The state of Georgia is about to face a federal lawsuit over some controversial voting restrictions the state has pushed into law this year.

Earlier today (June 25), the U.S. Justice Department announced that they’re suing Georgia for the Election Integrity Act, a law that makes it a crime for people to give food and water to voters outside polling stations. The law also gives the state legislature more control over voting administration while putting more restrictions on the use of absentee ballots.

The law, which was passed by Georgia’s state legislature—which is obviously led by Republicans—in March. People have speculated that it was passed in response to President Joe Biden winning Georgia during the 2020 Presidential Election last fall. The win ended the Democrats’ losing streak in the state, and it was driven in part by a lot of Black voters showing up at the polls.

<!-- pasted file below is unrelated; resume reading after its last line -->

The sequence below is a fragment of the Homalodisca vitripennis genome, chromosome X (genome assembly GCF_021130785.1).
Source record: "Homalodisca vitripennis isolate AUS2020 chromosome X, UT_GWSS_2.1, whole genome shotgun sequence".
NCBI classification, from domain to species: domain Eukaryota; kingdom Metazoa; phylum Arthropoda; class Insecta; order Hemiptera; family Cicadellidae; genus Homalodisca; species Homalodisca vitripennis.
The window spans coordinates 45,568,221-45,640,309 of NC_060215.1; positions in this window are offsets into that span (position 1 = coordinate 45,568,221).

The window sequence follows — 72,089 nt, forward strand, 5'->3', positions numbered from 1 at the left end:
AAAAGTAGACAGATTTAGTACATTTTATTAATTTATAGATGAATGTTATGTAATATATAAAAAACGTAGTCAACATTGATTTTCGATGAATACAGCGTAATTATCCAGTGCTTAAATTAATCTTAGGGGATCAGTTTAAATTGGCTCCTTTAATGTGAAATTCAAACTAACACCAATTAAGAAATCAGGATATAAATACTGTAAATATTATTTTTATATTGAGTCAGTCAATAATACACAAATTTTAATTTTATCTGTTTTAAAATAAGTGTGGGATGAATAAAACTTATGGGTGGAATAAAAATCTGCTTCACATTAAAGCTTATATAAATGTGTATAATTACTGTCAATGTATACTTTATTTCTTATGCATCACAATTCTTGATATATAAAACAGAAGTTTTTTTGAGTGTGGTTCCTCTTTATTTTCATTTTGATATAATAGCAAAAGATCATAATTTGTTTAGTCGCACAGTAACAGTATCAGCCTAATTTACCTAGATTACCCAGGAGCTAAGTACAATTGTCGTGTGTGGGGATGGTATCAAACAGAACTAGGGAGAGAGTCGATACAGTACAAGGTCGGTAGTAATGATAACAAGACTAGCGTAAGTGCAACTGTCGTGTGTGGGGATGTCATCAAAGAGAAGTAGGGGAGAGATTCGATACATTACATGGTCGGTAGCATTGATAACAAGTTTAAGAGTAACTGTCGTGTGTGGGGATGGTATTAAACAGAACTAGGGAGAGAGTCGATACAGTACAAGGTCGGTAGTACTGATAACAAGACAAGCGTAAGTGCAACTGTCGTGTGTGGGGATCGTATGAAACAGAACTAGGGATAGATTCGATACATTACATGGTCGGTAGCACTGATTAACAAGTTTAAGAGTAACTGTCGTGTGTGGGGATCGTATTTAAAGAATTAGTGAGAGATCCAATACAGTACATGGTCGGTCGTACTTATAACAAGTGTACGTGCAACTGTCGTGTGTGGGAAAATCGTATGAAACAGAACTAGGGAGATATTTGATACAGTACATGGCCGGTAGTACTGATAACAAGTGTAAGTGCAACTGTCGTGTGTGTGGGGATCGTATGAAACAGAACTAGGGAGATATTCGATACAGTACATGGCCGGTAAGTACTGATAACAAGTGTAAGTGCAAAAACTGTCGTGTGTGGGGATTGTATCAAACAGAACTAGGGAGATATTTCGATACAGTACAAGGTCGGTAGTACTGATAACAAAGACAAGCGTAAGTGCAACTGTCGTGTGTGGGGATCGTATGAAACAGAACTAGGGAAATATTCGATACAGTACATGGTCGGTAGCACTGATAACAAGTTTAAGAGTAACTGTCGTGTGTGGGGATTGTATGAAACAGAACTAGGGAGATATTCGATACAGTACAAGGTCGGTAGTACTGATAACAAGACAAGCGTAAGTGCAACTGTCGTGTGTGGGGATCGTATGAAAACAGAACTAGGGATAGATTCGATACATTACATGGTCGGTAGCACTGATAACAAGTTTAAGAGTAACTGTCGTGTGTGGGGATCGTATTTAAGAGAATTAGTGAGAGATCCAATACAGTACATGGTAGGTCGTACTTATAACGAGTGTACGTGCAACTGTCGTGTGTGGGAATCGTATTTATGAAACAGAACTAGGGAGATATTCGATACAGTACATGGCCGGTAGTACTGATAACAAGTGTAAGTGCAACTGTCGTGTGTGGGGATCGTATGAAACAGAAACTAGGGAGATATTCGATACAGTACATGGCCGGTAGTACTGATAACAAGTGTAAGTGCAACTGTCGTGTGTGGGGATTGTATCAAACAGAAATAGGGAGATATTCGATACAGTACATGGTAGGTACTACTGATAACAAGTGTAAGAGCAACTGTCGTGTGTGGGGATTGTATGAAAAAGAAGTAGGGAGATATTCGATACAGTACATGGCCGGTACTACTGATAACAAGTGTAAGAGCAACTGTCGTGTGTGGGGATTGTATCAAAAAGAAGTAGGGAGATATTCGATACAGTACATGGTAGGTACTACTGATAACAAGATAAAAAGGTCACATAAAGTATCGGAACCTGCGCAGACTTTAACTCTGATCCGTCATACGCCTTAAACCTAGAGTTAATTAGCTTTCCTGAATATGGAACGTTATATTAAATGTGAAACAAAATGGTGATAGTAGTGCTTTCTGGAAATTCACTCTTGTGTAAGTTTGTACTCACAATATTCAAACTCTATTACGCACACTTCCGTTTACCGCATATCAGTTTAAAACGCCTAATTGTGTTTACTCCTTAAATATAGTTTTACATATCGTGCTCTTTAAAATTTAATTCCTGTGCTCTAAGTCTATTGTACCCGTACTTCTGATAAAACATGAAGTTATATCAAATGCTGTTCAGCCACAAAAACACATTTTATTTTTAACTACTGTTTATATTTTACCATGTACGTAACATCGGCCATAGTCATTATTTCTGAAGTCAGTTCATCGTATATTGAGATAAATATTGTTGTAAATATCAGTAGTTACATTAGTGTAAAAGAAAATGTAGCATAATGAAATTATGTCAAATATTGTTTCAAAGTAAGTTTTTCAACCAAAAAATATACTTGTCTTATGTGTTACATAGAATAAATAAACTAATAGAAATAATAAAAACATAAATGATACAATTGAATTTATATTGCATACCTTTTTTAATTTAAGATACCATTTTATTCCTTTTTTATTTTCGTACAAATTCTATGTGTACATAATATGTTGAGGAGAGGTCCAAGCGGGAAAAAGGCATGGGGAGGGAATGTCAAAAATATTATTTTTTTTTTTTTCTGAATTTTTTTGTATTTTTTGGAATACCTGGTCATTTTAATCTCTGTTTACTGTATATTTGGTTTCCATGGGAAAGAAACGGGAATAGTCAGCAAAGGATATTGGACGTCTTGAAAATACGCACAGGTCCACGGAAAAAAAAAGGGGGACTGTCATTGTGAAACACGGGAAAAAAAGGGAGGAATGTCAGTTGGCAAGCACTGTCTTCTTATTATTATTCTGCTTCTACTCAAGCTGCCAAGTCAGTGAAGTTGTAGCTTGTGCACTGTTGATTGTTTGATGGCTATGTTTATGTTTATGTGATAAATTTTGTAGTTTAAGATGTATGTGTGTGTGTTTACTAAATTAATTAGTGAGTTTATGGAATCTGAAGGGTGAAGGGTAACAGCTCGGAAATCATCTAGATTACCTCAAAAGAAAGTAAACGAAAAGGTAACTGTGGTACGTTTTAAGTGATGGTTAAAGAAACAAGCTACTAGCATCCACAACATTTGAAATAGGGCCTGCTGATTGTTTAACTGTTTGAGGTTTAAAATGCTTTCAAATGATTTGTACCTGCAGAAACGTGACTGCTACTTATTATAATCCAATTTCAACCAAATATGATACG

This morning, Attorney General Merrick Garland spoke on the lawsuit. “Georgia experienced record voter turnout and participation rates in the 2020 election cycle,” he said. “This is cause for celebration.” He goes onto say that, instead, voters now face the Election Integrity Act, which is a provision that makes it harder to vote.

“Our complaint alleges that recent changes to Georgia’s election laws were enacted with the purpose of denying or abridging the right of Black Georgians to vote on account of their race or color in violation of Section 2 of the Voting Rights Act,” he explained.

This lawsuit is just the latest denunciation of the bill. Joe Biden has called the law “Jim Crow in the 21st century.” When it was first signed into law, Coca-Cola CEO James Quincey called it “wrong” and said that legislators should revise the law.

“This legislation is unacceptable. It’s a step backwards and it does not promote principles we have stood for in Georgia around broad access to voting, around voter convenience, about ensuring election integrity,” he said at the time.

Watch Merrick Garland announce the lawsuit below.